Fall: The Mystery of Robert Maxwell by John Preston – Review
By Barney Bardsley
There were few public figures in twentieth century British affairs so huge and dominant as newspaper and business tycoon Robert Maxwell. It would be hard to write a biography of this outrageous character that was boring. The life itself defies belief, in its excesses, its great heights and tragic, plummeting depths. Nonetheless, John Preston has done an exceptional job here. Rarely have I read a factual account so compulsive and exciting. Even if you know – or care – nothing about Maxwell, this account will royally entertain you, and is well worth a read.
Robert Maxwell’s life ended in 1991, when he fell/jumped from his yacht, the Lady Ghislaine, in the face of financial ruin and scandal, having effectively embezzled the pension fund of the Mirror Group newspaper conglomerate that he owned, to the tune of many millions of pounds, in a desperate attempt to shore up his flailing business empire. Was his death suicide? Accident? Even murder? No one yet has successfully got to the bottom of it, but one thing is clear: the nature of his demise perfectly fitted the grotesque trajectory of his work and life. He could not have planned it better – even if he were, in the end, just a victim of his own bad luck.
Maxwell was born in 1923 into poverty, in a small town called Solotvino, in Ruthenia – later part of Czechoslovakia. He was one of a large Jewish family, that was hit by history and tragedy on a huge scale: two siblings died very young, and then both parents, two sisters, a brother and his grandfather, perished in Auschwitz at the hands of the Nazis.
From these shocking privations, Maxwell learned that survival was a matter of dog-eat-dog. He fought – and killed – in the Second World War, on the side of the Allies, and won a decoration for his bravery. And he was determined, when peace came, to become as rich and famous and powerful as possible: to move as far away from his origins as was within his means.
He went into the publishing business (after getting funds from MI6, for whom he had been an occasional spy!), and eventually bought the Daily Mirror, which he turned into his private empire. He cultivated a curious lifestyle of both pomp and vulgarity; he took risks with his money, and with everybody else’s; and for a time was wealthy and influential enough to offer to buy out the debts of post-communist Bulgaria and Russia – and not to blink an eye as he did so.
If Maxwell the businessman was a ruthless risk taker, then his personal life was an equally megalomaniac roadway to hell, where the bodies of his family, business associates and friends, lay littered in the ditches. Betty, his wife of over forty years, was convinced that his experience of such catastrophic loss in his young life – later replicated when his son Michael died after a road accident, plunging the whole family into prolonged mourning – had warped his psyche beyond repair.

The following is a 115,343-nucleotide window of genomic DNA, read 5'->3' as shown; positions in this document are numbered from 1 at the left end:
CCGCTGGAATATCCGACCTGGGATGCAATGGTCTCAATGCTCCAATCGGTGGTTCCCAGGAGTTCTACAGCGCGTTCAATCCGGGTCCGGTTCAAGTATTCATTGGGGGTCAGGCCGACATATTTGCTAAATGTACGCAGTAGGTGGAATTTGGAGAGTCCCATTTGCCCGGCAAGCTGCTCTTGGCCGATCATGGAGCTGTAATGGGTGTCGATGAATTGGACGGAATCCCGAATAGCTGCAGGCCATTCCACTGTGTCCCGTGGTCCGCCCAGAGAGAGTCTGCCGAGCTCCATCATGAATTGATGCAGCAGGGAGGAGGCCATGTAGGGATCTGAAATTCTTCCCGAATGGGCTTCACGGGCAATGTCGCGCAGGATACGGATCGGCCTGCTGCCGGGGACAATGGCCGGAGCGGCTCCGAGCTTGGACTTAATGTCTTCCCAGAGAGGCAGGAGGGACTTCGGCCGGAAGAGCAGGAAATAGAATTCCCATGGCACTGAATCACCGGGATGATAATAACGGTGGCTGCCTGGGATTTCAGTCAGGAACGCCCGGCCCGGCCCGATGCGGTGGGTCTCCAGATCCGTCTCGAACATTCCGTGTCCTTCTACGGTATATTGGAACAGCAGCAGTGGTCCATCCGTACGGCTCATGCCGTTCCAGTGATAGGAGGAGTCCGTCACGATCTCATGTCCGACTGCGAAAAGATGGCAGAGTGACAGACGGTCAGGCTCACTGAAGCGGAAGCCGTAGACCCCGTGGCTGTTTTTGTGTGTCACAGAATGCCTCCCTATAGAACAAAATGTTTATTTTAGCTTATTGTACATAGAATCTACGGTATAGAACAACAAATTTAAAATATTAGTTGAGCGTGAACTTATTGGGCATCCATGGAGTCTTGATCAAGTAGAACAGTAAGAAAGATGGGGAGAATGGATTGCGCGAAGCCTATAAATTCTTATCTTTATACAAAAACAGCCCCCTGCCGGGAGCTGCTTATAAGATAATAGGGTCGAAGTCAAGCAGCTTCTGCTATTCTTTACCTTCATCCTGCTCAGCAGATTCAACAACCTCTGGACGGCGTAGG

Certainly, the brutality of his impoverished childhood, where the family had scrambled for food to survive, and where his father savagely beat his own children frequently and without remorse, had left an indelible mark. He over ate his whole life thereafter, frequently being observed at fancy buffets, cramming food into his mouth with his bare hands. His personal habits were boorish and cruel: he dominated his own children with humiliating words and vicious shouting matches; he would urinate over the balcony of his swanky London penthouse and on deck of the expensive yacht – site of his eventual downfall; and he flung platefuls of food to the floor if it wasn’t exactly to his taste, leaving his butler scrabbling at his feet to clean it up. He was so paranoid that he bugged the rooms and phones of his own staff, even the trusted insiders. He professed, despite his great status and wealth, to feeling abandoned and alone. He was, in short, a complete mess.
But, on the other hand, his charisma was like a magic charm. Betty Maxwell’s description of when she first set eyes on him, says it all: “Bob had one of those mysterious and attractive faces. A face of extraordinary mobility which captured your attention magnetically but could suddenly be transformed into a strange, steely mask, sending a chill right through you…When he spoke, his swift-moving lips, thick and red like two ripe fruits, evoked luxury and youthfulness. Yet sometimes, thin as filaments of blood, they depicted death and carnage.” It seems that Betty, like her husband, had a taste for drama and excess.
John Preston has done a masterly job with this book, meticulously researched, and with plenty of original interviews – not least with Maxwell’s son Ian – and verbatim contemporary accounts. The rivalry between the two business tycoons Rupert Murdoch and Maxwell, is outlined in thrilling detail. And the personal wounds inflicted by Maxwell’s relentless empire building are fully explored.
The child most obviously scarred by life with her father is his youngest daughter Ghislaine – his favourite – who herself now sits in prison, awaiting charges connected to another powerful and perverted male figure, her former lover, sexual predator and multiple abuser Jeffrey Epstein. It is clear where she drew the template for the man she fell in love with as a young woman.
But in the world of such a monstrous figure as Robert Maxwell, nobody came away unscathed. As Daily Mirror editor Richard Stott wrote of his boss in his memoir, “He was generous, but never kind; far-sighted but, on occasions, blind, stupid, cunningly subtle yet numbingly unpleasant… (He went) charging through people and events like a demented rhino.” It is unlikely we shall ever see Maxwell’s like again – and just as well, too.
‘Fall: The Mystery of Robert Maxwell’ by John Preston is published by Viking, £18.99 hardback